Wednesday, December 17, 2008

What I did this summer - Part 1

December 17, 2008

Hi everyone,
I just started this blog, and I don't know what it's going to turn out to be.

I thought I'd start with some stories and impressions from a work gig I did this past summer (2008) in Marseille France. I took an early retirement from my job in November 2007, and this was my first job as an independent.

Here are a few highlights and impressions from my first week working as an independent consultant. I’m a sub-contractor to {large IT firm} working for a French shipping company in Marseille.

My French seems to be pretty good, at least speaking it. Everyone understands me and I’ve had many compliments on my excellent French. I can even tell a joke in French. Understanding it is more of a challenge, especially when there is background noise or if I can’t see the people speaking. But a whole day of heavy concentration is quite exhausting, as if my energy is being drained at a faster rate than usual, so at the end of the day I’m really tired. And dinner takes at least 2 hours so I’ve been getting back to the hotel at 11 pm.

This week I have switched to a studio apartment-hotel, with a kitchen. Now I can buy groceries and make my own breakfast and dinner when I want, so it’s more flexible and comfortable. I don’t have to go out every night if I don’t feel like it.

The people at work seem nice and tell me to say when I don’t understand something, that they will switch to English. However their English isn’t very good and it’s even harder to understand. ;-)
The {IT company} guy introduced me to the client executive on my first day, and he (the client) said “So this is the goddess of BI (Business Intelligence) you’ve been telling me about?” Ha - I think they built me up a little too much. Although, maybe I should add that to my business cards. :-)

French people, when they come into work in the morning, go around and say good morning and shake hands with everyone, even people they don’t know (like me). Some people kiss on both cheeks instead of shaking hands. I’ve probably offended people by not doing that myself. They seem to work approximately from 9 am to 7 pm. I get to work easily by subway (Metro). There are a couple of little caf├ęs nearby for lunch. Everyone goes out for lunch and it takes about an hour and a half. There’s a vending machine in the office, that has coffee, Perrier and Evian as well as snacks (madeleines as well as chocolate bars).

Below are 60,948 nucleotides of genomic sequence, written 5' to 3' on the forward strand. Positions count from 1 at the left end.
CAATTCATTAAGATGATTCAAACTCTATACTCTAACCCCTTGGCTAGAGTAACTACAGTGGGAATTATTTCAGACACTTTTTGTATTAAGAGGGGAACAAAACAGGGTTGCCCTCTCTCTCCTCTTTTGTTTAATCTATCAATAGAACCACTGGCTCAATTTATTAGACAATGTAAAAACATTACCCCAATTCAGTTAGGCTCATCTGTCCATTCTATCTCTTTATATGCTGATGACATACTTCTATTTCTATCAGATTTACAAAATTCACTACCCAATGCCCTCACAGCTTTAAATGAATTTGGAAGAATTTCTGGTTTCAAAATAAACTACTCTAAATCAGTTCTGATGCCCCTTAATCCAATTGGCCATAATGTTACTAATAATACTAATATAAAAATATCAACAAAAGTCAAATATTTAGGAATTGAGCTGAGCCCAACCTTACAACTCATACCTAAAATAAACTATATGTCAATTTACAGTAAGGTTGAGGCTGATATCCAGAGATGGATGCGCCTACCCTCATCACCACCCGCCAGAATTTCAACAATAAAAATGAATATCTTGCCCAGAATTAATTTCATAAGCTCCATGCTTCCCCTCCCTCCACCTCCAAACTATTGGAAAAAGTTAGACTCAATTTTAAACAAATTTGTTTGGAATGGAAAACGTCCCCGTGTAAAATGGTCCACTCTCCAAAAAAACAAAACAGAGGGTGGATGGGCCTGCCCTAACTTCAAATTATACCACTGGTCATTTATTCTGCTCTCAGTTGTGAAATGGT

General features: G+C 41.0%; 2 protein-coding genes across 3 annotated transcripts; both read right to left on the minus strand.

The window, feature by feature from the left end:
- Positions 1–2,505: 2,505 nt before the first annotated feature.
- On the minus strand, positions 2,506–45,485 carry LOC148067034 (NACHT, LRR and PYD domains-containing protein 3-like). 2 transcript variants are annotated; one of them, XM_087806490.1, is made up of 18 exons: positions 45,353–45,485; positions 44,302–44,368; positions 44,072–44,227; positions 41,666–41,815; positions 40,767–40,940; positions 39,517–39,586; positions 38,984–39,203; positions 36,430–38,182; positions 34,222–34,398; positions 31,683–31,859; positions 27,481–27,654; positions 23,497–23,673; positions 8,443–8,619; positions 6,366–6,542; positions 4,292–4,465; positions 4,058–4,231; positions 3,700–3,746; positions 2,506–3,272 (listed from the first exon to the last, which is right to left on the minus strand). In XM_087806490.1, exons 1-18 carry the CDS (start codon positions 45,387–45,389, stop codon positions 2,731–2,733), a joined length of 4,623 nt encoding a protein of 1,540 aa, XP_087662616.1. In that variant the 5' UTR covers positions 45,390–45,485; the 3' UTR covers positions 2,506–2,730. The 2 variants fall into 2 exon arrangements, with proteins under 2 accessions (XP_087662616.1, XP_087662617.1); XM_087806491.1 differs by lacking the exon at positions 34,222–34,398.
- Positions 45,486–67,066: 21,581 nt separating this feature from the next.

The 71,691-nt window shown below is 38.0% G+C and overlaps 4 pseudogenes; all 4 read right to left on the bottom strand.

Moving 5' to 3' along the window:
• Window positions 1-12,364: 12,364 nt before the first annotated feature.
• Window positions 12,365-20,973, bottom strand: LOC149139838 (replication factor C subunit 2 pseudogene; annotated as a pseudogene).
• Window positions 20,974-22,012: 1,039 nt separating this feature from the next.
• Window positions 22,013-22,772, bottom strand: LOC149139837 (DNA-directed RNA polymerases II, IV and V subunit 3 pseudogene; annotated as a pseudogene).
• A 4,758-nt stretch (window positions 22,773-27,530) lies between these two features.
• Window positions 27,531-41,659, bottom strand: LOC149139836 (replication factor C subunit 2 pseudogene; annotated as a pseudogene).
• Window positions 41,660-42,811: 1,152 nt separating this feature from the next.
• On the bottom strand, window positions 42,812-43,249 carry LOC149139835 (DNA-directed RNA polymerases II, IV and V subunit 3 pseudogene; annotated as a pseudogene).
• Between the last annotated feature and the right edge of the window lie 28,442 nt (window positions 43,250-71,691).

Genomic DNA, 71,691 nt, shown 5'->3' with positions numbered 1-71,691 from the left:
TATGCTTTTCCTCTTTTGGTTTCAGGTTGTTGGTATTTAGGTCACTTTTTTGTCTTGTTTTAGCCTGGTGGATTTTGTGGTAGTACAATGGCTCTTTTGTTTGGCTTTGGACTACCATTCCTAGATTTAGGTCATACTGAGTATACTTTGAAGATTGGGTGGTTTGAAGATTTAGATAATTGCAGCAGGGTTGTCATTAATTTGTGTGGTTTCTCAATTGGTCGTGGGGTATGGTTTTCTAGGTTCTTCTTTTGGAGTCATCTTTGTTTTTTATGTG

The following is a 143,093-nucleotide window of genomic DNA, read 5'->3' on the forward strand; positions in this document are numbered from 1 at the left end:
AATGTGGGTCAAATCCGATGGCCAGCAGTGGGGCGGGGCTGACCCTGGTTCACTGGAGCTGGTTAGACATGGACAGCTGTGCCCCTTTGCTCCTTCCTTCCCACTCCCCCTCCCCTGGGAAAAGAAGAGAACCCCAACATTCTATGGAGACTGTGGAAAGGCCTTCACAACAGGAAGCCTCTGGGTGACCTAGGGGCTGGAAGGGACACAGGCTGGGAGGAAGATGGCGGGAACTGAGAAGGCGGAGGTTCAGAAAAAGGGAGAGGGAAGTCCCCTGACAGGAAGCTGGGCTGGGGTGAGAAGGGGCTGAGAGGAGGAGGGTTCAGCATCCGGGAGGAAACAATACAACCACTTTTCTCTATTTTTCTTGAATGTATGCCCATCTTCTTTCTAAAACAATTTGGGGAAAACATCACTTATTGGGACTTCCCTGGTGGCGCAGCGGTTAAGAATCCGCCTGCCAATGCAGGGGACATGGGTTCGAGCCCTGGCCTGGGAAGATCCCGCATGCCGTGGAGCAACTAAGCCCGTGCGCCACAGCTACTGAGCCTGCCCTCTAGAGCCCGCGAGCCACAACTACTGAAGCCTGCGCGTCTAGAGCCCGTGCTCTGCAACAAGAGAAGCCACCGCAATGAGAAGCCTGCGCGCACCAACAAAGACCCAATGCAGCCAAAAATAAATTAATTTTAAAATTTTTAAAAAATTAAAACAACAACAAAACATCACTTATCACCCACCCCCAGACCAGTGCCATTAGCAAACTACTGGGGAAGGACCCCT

So, my first week went pretty well. After 3 weeks I will go back to LA for a few days, then we are running some data modeling workshops at their US offices. Then back to Marseille for the rest of June and July.
Marseille is not as pretty as Nice or Paris, more working-class I guess, but still interesting and there are lots of things to see on the weekends. It’s over a million people, and is the oldest city in Europe (founded by the Greeks in 600 BC).


More to come.

Thanks for stopping by!


  1. Hi Brenda, great start to your blog. What a great opportunity to work in France! I notice at work a lot of the latin american people greet normally with a handshake.

    A funny story from my daughter who last year had to deliver film equipment to a hotel in Toronto to a French Producer. Keep in mind this was her first year working in the real world after college and she grew up in rural Ontario. She got to the hotel which had a loading dock so she drove in to unload the gear but the security guard told her that she couldn't unload there and she couldn't find the producer. The guard told her to back out which was out a long narrow driveway. She was frustrated, angry and not paying the attention she should and as she exited at the street she hit a brand new BMW with the van. My daughter told me that the BMW driver and his girlfriend were way nicer than she expected them to be to her. After all the drama the producer who was very French showed up. He went to greet her with the double kiss at which she jumped back. He was like "oh you no kiss". Suddenly she realized that this was just meant as a normal greeting and she was so embarrassed and felt kind of dumb.

    Oh and in the end the producer asked the guard if she could unload using the loading dock and he said no problem. After all that!

  2. Hi NJ,
    Thanks for being the very first person to comment on my blog!
    Please stop by regularly. I'm no Yarn Harlot (who is?) but I'll try to keep it interesting.